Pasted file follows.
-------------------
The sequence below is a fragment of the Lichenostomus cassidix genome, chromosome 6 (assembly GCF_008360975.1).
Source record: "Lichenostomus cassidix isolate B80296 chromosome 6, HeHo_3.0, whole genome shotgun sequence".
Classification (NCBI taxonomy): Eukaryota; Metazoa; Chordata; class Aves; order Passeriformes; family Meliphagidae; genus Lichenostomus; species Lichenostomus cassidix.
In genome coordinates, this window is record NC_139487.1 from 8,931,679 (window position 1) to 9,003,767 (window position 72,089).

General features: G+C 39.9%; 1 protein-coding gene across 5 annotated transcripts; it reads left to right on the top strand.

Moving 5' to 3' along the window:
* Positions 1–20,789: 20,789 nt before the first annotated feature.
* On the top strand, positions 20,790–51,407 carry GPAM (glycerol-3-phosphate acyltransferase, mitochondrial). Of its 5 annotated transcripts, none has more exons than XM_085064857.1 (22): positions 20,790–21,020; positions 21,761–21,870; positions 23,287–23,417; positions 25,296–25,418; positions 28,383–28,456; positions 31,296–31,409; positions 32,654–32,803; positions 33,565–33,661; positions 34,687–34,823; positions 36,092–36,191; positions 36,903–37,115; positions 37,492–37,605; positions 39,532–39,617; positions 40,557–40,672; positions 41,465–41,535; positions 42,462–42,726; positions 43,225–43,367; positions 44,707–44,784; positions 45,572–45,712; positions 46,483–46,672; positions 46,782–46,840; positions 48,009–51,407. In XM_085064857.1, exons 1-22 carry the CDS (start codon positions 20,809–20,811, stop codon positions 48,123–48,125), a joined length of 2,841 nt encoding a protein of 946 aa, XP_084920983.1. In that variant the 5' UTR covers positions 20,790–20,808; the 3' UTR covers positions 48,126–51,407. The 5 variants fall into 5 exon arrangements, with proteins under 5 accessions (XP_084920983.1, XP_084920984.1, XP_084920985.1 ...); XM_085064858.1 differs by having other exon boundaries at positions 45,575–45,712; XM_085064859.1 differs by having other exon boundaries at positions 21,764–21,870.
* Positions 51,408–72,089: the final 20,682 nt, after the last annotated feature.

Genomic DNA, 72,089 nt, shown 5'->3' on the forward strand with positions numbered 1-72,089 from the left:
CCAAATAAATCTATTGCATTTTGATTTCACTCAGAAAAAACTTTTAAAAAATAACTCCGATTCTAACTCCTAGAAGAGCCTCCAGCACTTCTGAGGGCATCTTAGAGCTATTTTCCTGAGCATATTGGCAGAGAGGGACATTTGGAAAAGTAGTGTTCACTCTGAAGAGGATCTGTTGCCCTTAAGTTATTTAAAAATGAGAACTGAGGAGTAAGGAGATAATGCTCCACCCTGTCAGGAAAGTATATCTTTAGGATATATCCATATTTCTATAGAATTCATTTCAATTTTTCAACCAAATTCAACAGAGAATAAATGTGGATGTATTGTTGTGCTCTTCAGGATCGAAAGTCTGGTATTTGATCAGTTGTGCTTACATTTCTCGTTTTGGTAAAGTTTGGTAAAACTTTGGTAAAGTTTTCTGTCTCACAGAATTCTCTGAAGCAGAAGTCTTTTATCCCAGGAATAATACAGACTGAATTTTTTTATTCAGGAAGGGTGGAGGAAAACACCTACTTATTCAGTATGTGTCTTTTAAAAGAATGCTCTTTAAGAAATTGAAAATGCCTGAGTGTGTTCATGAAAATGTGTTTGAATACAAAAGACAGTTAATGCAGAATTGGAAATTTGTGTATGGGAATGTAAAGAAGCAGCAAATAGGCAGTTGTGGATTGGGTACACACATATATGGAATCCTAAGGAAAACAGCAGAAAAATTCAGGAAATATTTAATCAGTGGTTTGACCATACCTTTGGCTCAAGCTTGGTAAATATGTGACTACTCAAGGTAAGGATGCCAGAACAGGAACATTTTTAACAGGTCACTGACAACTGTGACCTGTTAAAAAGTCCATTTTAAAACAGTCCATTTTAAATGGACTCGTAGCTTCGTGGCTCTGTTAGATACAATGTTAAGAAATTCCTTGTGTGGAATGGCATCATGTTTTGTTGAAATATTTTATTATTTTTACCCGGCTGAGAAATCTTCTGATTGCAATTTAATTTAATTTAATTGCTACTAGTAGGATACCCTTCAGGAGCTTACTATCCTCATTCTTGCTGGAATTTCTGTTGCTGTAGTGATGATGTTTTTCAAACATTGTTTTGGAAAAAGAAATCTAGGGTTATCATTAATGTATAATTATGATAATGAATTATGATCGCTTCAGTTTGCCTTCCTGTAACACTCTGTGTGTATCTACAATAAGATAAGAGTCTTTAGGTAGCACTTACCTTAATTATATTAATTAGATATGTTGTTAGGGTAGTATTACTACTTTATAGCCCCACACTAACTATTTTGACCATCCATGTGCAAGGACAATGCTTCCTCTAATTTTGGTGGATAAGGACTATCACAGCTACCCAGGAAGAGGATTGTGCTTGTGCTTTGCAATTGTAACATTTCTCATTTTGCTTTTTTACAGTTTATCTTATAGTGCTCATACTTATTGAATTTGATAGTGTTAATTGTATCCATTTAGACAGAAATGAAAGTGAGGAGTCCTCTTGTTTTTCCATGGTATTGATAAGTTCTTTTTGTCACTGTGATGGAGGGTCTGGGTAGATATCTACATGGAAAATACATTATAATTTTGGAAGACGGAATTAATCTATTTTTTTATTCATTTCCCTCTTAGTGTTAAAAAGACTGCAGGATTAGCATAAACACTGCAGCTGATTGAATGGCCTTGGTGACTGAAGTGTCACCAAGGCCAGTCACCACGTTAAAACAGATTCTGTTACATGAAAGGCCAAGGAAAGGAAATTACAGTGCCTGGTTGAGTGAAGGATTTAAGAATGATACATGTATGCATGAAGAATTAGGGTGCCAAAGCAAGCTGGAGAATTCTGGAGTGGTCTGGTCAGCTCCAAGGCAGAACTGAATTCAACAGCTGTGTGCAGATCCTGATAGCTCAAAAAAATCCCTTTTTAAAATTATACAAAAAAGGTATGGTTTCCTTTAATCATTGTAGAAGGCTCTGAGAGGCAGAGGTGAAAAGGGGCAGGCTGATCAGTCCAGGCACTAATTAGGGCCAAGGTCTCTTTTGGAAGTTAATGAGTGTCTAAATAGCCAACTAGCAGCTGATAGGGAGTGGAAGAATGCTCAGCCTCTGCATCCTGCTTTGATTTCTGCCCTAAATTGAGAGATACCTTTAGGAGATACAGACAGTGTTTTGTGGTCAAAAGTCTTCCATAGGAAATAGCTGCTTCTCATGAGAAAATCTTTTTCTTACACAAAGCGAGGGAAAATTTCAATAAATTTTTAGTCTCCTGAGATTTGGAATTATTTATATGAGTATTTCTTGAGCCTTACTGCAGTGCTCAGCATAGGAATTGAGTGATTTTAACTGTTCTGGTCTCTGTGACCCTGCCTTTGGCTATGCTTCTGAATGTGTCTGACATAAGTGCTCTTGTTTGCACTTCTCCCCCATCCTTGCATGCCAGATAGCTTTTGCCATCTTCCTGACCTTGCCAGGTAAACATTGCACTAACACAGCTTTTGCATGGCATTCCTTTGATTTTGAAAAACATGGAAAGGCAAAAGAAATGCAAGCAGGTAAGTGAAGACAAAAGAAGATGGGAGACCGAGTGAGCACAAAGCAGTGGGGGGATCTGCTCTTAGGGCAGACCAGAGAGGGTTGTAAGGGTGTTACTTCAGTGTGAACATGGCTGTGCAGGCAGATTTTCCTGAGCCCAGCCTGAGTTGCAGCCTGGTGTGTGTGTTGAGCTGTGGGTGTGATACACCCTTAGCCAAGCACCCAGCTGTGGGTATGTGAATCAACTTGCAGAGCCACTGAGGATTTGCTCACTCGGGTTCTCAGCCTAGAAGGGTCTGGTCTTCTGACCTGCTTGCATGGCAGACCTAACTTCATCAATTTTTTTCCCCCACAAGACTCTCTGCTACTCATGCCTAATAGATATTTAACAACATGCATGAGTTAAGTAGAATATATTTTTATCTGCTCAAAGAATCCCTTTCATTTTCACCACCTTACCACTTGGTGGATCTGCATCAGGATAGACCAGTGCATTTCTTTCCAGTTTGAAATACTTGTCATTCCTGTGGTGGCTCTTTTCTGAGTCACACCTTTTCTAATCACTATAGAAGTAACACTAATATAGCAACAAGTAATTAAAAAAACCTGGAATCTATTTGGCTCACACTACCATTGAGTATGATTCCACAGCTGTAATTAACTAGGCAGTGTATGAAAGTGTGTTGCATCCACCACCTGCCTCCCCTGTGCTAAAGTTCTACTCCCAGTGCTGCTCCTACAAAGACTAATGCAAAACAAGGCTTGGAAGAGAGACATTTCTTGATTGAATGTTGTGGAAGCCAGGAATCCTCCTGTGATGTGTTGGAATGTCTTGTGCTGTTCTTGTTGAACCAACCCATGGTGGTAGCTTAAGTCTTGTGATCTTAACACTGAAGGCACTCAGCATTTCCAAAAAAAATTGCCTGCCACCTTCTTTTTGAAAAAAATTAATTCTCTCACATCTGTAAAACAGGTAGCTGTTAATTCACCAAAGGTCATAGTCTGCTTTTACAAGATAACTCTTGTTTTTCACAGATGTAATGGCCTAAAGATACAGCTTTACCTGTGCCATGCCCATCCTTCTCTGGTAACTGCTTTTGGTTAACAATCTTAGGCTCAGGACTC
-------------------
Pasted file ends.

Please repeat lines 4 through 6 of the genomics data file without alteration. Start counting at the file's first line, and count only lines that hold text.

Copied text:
In genome coordinates, this window is record NC_139487.1 from 8,931,679 (window position 1) to 9,003,767 (window position 72,089).

General features: G+C 39.9%; 1 protein-coding gene across 5 annotated transcripts; it reads left to right on the top strand.

Moving 5' to 3' along the window: